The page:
He stands against a door with graffiti, in a trench coat and rubbing his hands. Thirty years ago Piri Thomas made literary history with this lacerating, lyrical memoir of his coming of age on the streets of Spanish Harlem. It was hailed as emblematic of a literary movement spawned by the Civil Rights Movement that conveyed through autobiography the political and cultural aspirations of the dispossessed. Thomas took on writing in jail.
Down These Mean Streets Chapter 4 Summary | FreebookSummary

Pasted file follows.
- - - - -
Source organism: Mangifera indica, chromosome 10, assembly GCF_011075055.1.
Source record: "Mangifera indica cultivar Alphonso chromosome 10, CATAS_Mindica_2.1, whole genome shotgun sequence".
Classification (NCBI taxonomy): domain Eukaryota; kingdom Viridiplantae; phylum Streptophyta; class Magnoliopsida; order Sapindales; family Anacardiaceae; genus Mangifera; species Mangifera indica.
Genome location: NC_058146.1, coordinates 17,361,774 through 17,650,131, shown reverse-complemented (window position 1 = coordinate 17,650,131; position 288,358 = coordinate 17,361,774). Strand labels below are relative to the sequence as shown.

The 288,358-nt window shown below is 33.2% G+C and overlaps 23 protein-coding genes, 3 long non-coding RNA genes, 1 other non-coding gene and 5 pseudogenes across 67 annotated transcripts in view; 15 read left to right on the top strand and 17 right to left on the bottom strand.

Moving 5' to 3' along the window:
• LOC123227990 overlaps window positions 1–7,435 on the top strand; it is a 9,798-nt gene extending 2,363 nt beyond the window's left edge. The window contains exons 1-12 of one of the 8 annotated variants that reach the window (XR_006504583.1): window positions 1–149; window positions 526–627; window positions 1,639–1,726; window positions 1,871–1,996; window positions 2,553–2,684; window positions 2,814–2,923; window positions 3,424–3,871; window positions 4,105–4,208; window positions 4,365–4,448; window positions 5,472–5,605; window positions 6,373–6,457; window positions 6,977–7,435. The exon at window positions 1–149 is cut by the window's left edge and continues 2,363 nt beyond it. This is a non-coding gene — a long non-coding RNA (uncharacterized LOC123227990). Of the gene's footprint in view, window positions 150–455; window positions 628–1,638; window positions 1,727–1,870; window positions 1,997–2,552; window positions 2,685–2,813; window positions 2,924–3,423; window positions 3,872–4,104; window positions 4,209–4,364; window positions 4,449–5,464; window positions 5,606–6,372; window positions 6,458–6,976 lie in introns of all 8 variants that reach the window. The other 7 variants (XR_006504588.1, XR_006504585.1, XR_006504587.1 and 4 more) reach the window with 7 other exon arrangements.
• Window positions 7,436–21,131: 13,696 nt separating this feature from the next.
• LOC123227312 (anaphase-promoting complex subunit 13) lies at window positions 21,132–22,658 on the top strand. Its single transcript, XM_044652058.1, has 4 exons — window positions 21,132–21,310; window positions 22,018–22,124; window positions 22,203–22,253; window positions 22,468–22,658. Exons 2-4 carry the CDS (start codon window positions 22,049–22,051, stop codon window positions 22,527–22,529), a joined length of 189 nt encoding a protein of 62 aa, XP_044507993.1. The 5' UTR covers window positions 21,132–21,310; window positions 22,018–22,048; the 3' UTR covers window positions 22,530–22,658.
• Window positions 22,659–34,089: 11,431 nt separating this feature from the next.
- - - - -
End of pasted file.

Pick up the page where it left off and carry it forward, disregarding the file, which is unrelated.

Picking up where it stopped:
Thirty years ago Piri Thomas made literary history with this lacerating, lyrical memoir of his coming of age on the streets of Spanish Harlem. Here was the testament of a born outsider: a Puerto Rican in English-speaking America; a dark-skinned morenito in a family that refused to acknowledge its African blood. Here was an unsparing document of Thomas's plunge into the deadly consolations of drugs, street fighting, and armed robbery--a descent that ended when the twenty-two-year-old Piri was sent to prison for shooting a cop.
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